Honeyman was not among the prisoners taken at Trenton. He had discreetly slipped off to New Brunswick after his meeting with Rail. But word of his arrest and escape from Washington’s encampment had reached his home village. A crowd of patriots surrounded the house when a rumor spread that he was hiding there. Honeyman’s eldest daughter, fane, then ten, remembered that night in vivid detail for the rest of her life. She heard the crowd threaten to burn the house unless her father came out. Mrs. Honeyman, her children huddled behind her, denied he was there or that she knew where he was. The crowd closed in. Mrs. Honeymnn asked the name of the leader. A soldier came to the door. By the light of a candle Mrs. Honeyman let him read a letter she unfolded.

It was dated “American Camp, New Jersey, Nov. A.D. 1776” and ordered that “the wife and children of John Honeyman, the notorious Tory, now within the British lines, and probably acting the part of a spy” were to be protected from harm. But this protection did not extend to John Honeyman.

The soldier had seen Washington’s signature on other papers. He decided it was authentic and persuaded the crowd to go home.

John Honeyman apparently played out his lonely and dangerous role of “Tory and British spy” to the end of the war, for his family saw little if anything of him. But no details are known of his activities after the Battle of Trenton.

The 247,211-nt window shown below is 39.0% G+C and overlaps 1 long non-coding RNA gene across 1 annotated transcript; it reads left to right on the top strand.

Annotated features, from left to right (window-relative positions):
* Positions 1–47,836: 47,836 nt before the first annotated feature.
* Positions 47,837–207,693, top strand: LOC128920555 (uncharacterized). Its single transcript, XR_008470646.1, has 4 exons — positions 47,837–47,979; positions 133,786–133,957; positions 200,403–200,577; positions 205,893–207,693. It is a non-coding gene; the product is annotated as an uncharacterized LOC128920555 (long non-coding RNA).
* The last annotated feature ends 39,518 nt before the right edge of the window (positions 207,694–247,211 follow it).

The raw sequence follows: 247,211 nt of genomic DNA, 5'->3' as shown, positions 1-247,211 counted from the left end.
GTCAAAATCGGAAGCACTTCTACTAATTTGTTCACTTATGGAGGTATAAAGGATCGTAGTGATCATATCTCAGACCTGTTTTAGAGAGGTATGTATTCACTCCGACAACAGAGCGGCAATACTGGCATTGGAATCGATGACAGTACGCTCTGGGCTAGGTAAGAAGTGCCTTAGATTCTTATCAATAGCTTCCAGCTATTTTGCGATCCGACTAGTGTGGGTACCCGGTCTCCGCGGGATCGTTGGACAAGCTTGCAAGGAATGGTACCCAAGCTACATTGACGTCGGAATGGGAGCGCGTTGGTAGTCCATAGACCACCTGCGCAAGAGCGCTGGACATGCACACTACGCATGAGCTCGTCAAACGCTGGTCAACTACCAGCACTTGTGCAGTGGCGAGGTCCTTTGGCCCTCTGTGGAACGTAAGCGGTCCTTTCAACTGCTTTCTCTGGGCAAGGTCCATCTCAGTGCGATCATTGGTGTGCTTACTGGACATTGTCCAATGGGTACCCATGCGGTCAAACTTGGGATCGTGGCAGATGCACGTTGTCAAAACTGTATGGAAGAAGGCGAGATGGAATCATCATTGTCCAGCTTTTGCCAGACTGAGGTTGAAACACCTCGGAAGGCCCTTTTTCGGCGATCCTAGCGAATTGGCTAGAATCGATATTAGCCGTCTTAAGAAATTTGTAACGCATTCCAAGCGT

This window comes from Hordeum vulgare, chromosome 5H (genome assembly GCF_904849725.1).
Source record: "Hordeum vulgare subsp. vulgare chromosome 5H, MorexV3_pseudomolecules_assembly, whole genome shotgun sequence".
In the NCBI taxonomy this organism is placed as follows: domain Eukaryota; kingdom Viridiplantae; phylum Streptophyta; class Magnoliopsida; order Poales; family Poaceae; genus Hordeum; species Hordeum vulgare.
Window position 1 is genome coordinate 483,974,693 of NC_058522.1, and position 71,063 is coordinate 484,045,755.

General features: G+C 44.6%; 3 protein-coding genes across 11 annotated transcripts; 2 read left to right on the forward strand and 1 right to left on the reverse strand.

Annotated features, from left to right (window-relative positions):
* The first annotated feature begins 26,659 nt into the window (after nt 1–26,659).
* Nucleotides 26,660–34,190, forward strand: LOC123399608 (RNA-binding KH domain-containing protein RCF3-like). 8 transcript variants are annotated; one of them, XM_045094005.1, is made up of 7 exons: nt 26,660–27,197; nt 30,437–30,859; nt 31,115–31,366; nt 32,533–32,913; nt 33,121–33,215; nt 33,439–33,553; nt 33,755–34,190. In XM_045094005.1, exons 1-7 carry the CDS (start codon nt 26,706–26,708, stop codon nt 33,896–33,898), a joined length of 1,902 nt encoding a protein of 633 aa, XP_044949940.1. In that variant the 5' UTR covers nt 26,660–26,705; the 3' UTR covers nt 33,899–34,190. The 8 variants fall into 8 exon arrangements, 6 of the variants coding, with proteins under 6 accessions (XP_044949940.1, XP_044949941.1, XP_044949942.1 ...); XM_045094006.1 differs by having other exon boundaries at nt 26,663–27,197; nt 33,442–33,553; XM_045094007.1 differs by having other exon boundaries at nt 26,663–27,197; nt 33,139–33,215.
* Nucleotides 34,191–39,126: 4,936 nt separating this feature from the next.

It was a precarious and thankless job, as Washington realized better than anyone. From Valley Forge on January 20, 1778, in a letter to Governor William Livingston of New Jersey, concerning secret agents working lor the Continental cause, he wrote:

“You must be well convinced that it is indispensably necessary to make use of these means to procure intelligence. The persons employed must bear the suspicion of being thought inimical; and it is not in their power to assert their innocence, because that would get abroad and destroy the confidence which the enemy puts in them.”

As this was written, John Honeyman was really in trouble. He had been indicted by the colonial government of New Jersey for high treason, punishable with death, and locked in Trenton fail.

Yet fifteen days after his arrest he was released on bail, a most unusual procedure considering the gravity of the charge. And the man who stood his bond was a leading patriot, Jacob Hyer, a colonel in the New Jersey Militia! When Honeyman mine up loi trial, he vas quietly released.

On June 9, 1778, his neighbors testified against him at an inquisition and he was indicted again lor aiding and comforting the enemy. He pleaded not guilty and again the unseen hand of high-tip protcction reached out. Hc went free.

The next year, 1779, the possessions of many Tory sympathixers were being confiscated and sold by the Revolutionary government of New Jersey. On March 10 an advertisement appeared in the New Jersey Gazette of Trenton, announcing that Honeyman’s (iriggstown cltects would be sold on April 8. The sale never took place.

Then came the peace in 1783, and Honeyman came back home to stay. He billed the government for “three horses and a mare” that the Continental Army had made off with in his absence. To the surprise of his neighbors, he collected, too. No other Tories were being treated so generously.

Jane Honeyman, who had been born with clubfeet, was almost grown now. A tall girl, quiet and sensitive, she was sitting on the porch one day after the war’s end and had the thrill of her lifetime.